Hong Kong socialist experimentation in the colonial era: Patriotic schools, 1946-1976

Chui Shan Lau*

*Corresponding author for this work

Research output: Contribution to journalArticlepeer-review

2 Citations (Scopus)

Abstract

This article describes an autonomous force that existed in the school system during the Hong Kong colonial period from 1946 to 1976. In the colonial period, pro-Beijing patriotic schools served as a subordinate culture within schools and attempted to construct an alternative, socialist and People's Republic of China-centred (PRC-centred) identity by providing affordable education for ordinary people. This sociological-historical study provides an understanding of how these schools constructed an alternative culture that opposed the colonial government. It explores and records the socio-political background in which Hong Kong pro-Beijing 'patriots' (socialists/leftists) set up education for children, the social history of the patriotic faction and its schools, the teaching and learning methods and the socialist strategies of patriotic education in colonial Hong Kong. The study illustrates the interplay between politics and education through a case study of pro-Beijing patriotic schools in Hong Kong. Pro-Beijing patriotic schools were the only type of school that prepared students for the eventual rule of the PRC after the 1940s. The patriotic schools, together with other PRC-affiliated organizations, represented the influence of the PRC in Hong Kong. It was part of an organized process that was intended to shape consciousness systematically, develop knowledge and form attitudes. The interplay between socio-political development and education enables us to rethink the role that schools could and should play in present day Hong Kong.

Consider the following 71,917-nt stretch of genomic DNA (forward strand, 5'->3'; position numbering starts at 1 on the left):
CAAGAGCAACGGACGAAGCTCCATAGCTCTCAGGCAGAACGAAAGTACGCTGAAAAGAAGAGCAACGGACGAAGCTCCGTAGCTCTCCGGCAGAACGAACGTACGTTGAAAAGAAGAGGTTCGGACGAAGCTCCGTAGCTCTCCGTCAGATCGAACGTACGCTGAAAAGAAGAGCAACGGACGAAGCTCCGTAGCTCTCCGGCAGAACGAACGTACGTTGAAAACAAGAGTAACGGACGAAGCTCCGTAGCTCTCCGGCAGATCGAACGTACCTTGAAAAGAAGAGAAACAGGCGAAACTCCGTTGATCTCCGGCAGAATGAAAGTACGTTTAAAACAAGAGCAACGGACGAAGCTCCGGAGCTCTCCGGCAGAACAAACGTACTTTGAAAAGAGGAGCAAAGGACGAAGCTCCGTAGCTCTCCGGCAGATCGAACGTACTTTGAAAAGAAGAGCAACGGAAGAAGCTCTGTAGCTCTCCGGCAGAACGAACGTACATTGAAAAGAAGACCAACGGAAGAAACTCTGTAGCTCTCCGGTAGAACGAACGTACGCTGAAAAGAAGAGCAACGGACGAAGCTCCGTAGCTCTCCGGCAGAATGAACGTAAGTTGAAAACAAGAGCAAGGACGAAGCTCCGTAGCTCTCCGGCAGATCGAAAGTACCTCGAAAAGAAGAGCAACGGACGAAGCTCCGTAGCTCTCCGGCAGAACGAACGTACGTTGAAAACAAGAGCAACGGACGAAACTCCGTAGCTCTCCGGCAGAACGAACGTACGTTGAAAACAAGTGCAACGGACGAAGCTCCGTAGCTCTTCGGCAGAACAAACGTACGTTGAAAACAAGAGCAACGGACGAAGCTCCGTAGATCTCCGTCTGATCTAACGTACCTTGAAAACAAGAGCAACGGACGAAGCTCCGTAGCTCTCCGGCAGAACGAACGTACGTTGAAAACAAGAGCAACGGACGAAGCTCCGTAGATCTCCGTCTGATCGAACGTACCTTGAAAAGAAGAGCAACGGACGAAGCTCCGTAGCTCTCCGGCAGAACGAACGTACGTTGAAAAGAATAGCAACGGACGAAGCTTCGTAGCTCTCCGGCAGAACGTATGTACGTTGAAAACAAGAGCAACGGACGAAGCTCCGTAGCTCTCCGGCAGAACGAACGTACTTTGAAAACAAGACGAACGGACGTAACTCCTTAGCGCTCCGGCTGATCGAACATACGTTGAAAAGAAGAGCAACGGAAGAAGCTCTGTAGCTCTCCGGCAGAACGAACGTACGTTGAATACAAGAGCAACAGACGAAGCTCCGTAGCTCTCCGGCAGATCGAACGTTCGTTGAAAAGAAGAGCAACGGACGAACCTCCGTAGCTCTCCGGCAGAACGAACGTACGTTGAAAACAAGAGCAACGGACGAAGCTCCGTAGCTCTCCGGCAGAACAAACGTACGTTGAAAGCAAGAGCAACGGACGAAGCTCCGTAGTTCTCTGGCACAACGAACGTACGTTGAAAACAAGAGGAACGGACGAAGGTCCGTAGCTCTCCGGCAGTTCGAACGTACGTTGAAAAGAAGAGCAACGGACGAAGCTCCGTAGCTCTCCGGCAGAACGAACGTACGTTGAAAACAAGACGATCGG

Original languageEnglish
Pages (from-to)25-33
Number of pages9
JournalChina Report
Volume47
Issue number1
DOIs
Publication statusPublished - Feb 2011

Scopus Subject Areas

  • Geography, Planning and Development
  • Development
  • Political Science and International Relations

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